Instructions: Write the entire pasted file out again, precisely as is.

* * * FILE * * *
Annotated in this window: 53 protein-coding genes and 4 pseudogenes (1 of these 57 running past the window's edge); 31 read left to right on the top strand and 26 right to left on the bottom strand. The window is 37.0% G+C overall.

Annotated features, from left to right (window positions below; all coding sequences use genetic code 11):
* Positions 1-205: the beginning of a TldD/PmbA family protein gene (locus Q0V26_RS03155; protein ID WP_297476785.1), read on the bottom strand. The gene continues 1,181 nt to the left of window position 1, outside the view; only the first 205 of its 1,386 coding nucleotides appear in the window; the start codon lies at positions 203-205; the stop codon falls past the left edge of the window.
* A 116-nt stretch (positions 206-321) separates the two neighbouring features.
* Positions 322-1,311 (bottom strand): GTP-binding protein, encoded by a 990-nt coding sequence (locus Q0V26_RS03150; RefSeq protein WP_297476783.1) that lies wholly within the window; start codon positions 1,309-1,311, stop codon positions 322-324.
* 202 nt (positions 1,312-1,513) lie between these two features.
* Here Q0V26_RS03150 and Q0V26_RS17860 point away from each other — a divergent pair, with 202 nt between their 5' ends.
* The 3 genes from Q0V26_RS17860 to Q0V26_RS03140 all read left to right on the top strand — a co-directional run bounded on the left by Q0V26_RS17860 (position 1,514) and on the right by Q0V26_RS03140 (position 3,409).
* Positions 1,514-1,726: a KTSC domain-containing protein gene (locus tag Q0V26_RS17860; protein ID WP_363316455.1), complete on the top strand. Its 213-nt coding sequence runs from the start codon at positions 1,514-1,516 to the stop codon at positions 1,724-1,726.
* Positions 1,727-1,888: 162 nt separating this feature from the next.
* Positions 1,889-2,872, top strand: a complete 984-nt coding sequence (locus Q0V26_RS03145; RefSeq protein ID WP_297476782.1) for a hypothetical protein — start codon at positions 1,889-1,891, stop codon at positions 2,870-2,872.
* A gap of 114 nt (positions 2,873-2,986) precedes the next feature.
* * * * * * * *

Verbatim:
Annotated in this window: 53 protein-coding genes and 4 pseudogenes (1 of these 57 running past the window's edge); 31 read left to right on the top strand and 26 right to left on the bottom strand. The window is 37.0% G+C overall.

Annotated features, from left to right (window positions below; all coding sequences use genetic code 11):
* Positions 1-205: the beginning of a TldD/PmbA family protein gene (locus Q0V26_RS03155; protein ID WP_297476785.1), read on the bottom strand. The gene continues 1,181 nt to the left of window position 1, outside the view; only the first 205 of its 1,386 coding nucleotides appear in the window; the start codon lies at positions 203-205; the stop codon falls past the left edge of the window.
* A 116-nt stretch (positions 206-321) separates the two neighbouring features.
* Positions 322-1,311 (bottom strand): GTP-binding protein, encoded by a 990-nt coding sequence (locus Q0V26_RS03150; RefSeq protein WP_297476783.1) that lies wholly within the window; start codon positions 1,309-1,311, stop codon positions 322-324.
* 202 nt (positions 1,312-1,513) lie between these two features.
* Here Q0V26_RS03150 and Q0V26_RS17860 point away from each other — a divergent pair, with 202 nt between their 5' ends.
* The 3 genes from Q0V26_RS17860 to Q0V26_RS03140 all read left to right on the top strand — a co-directional run bounded on the left by Q0V26_RS17860 (position 1,514) and on the right by Q0V26_RS03140 (position 3,409).
* Positions 1,514-1,726: a KTSC domain-containing protein gene (locus tag Q0V26_RS17860; protein ID WP_363316455.1), complete on the top strand. Its 213-nt coding sequence runs from the start codon at positions 1,514-1,516 to the stop codon at positions 1,724-1,726.
* Positions 1,727-1,888: 162 nt separating this feature from the next.
* Positions 1,889-2,872, top strand: a complete 984-nt coding sequence (locus Q0V26_RS03145; RefSeq protein ID WP_297476782.1) for a hypothetical protein — start codon at positions 1,889-1,891, stop codon at positions 2,870-2,872.
* A gap of 114 nt (positions 2,873-2,986) precedes the next feature.